Would you expect snow or freezing rain while visiting Hawaii? Well, we didn’t, but we could have, because it can happen on Haleakalā. Haleakalā (pronounced ha leh ah kah lah), or “House of the Sun” in the Hawaiian language is a national park on the island of Maui. We were able to extend some business travel to see this beautiful national park that is a blend of volcanic desert-land and lush coastal forest.

From the sparse volcano landscape down to the forests

When visiting Haleakalā for a day, you have to make a choice on if you want to drive to the summit of the volcano or explore the coastal perimeter of the park known as the Kipahulu area. Each section can consume your day with driving and hiking. We chose the summit region for our exploration.

Getting to the park involved a nice drive through farmland that reminded us a lot of the farms as you enter Pinnacles National Park in central California. A blend of horses, cattle, goats, and wild chickens were scattered around the private land. Once we entered the park and continued on the steep drive to get from sea level to over 10,000 feet elevation, we entered an alien landscape that was literally built up by volcanos while also being eroded down by wind and weather. In fact, from its base on the ocean floor to its summit, Haleakalā is taller than Mount Everest.

A memorable experience for many who visit Haleakalā is to arrive in the pre-dawn hours to watch the sun come up over the earth and greet you. It’s so popular that the park now takes reservations from 3AM to 7AM to manage the volume of visitors. We didn’t partake in that experience on this trip as we didn’t want to get up that early, nor did we want to pack our cold weather gear. The summit can be 30-40 degrees colder than sea level.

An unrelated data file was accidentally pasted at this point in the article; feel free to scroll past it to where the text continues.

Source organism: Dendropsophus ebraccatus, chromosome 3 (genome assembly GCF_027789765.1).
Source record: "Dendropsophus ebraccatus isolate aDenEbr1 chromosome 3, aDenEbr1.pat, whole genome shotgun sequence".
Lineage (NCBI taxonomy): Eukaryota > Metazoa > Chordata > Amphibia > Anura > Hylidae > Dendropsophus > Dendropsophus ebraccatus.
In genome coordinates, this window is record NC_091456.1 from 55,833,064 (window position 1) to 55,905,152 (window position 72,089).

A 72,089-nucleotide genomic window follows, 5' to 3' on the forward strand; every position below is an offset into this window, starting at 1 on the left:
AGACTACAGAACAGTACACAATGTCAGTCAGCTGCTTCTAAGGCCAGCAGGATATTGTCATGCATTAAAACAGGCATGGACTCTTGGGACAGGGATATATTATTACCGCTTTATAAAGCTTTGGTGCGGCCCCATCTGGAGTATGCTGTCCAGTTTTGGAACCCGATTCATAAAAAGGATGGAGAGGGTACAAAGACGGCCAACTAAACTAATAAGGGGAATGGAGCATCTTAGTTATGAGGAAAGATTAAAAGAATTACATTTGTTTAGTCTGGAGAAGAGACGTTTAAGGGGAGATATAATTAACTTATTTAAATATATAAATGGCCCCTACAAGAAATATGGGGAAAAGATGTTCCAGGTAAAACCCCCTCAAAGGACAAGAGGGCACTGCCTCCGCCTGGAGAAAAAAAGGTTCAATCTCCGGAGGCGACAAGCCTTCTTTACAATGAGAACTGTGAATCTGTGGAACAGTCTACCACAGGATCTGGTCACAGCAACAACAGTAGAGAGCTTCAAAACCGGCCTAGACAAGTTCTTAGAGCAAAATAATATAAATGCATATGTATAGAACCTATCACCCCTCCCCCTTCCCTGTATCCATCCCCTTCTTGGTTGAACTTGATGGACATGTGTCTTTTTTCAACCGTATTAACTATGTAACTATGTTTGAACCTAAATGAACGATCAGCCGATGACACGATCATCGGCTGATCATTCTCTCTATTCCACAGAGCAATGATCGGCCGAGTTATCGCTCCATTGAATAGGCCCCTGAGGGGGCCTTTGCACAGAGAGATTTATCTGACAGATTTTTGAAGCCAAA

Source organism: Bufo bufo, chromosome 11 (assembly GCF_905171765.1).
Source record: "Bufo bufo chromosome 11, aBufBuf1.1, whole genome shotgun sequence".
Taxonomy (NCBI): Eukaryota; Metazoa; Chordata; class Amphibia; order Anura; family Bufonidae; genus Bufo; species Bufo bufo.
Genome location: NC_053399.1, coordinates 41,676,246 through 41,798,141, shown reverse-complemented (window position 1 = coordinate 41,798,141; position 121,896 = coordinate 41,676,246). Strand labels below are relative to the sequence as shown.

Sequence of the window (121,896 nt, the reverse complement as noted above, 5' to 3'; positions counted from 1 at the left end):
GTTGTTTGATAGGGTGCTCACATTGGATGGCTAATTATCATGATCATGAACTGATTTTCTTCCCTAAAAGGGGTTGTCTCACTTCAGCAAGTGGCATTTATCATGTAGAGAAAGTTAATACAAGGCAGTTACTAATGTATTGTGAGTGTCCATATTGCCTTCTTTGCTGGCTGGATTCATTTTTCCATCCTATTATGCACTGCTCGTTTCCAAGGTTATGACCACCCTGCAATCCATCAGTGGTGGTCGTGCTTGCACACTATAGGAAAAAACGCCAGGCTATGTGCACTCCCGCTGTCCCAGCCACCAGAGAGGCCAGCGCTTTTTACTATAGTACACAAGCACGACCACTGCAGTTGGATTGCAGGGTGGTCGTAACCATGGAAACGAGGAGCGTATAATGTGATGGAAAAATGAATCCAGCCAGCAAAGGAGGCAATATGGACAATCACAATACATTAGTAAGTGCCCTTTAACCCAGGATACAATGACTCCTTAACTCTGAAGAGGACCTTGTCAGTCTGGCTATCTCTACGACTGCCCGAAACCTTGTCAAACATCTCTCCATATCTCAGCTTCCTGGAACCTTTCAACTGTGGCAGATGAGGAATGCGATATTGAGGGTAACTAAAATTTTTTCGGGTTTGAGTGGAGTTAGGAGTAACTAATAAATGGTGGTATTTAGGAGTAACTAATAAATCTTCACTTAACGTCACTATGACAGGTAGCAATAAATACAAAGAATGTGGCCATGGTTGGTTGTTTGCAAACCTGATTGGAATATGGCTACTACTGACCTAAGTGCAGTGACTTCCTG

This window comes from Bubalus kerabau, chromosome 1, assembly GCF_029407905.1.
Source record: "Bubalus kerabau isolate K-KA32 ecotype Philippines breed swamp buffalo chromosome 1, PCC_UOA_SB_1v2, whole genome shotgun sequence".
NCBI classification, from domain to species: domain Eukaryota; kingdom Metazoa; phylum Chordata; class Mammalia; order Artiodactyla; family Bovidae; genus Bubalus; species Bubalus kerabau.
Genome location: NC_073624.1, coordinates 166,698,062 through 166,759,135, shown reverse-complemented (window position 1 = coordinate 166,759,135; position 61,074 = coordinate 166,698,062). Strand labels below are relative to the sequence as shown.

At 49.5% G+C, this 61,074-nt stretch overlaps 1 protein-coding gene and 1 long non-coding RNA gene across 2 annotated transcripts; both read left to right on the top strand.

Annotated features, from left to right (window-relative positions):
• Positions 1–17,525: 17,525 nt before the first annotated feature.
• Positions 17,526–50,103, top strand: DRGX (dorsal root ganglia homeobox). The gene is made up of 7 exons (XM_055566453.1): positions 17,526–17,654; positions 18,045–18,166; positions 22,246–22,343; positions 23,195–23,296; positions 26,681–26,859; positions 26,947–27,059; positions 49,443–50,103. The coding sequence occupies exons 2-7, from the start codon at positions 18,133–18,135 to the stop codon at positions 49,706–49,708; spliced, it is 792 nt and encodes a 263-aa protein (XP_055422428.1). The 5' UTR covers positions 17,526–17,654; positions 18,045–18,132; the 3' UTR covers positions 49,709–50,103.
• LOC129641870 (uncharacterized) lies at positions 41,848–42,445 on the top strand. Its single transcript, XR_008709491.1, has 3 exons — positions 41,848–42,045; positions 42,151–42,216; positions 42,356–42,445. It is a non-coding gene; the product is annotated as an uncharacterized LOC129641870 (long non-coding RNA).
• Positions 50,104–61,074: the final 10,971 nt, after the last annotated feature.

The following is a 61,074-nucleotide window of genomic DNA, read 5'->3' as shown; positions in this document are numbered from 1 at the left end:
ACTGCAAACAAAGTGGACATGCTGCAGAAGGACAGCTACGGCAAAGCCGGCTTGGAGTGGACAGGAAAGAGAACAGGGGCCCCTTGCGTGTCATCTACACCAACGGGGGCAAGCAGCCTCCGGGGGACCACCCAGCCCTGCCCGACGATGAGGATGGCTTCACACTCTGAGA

Once at the summit, we parked and explored to take in the views. From 10,000′, we were able to see the Island of Hawaii 80-100 miles away in the distance. We also were able to see the nearer islands and other half of Maui. What was also amazing was that there were cloudbanks moving below us around 8,000′ and we could see down on top of them as they moved across the landscape.

Above the clouds!
Haleakala Observatory with some of the world’s largest telescopes

As we explored more around the summit, we took a short stroll to the summit of Pu’u’ula’ula to soak in some views down into the valley that has been created over time. The peak of the volcano was once 3,000 to 6,000 feet taller but This valley reminded us of the Artists Palette of Death Valley or Petrified Forest.

What was also neat about the park was the endemic plantlife that only lives there, such as the silversword, or ʻahinahina,

Each National Park allows us to reflect on what we found to be the most meaningful moment of our experience.

Quincy: I liked climbing around the lookout point near Pu’u’ula’ula where my sister and I each found our own little sitting spots to soak in the views on a windy day. But the real highlight was getting fresh juiced pineapples on the drive back to the hotel.

Leona: My favorite was looking at the craters of each volcano, called a pu’u.

Mary: the views from the top to see the big Island in the distance.

The Big Island, Hawaii, in the center between the clouds

Sean: I loved seeing the cloud layer around 8,000′ elevation as we stood at 10,000′ and could watch the clouds cruise by from a birdseye view.

Haleakala was a short trip during our entire trip, so we dropped in a few other photos as well.

3 thoughts

  1. Grandma and I went there and those hairpins turns almost did us in. We were dressed for Hawaii and saw icicles and snow. She never left the bus?



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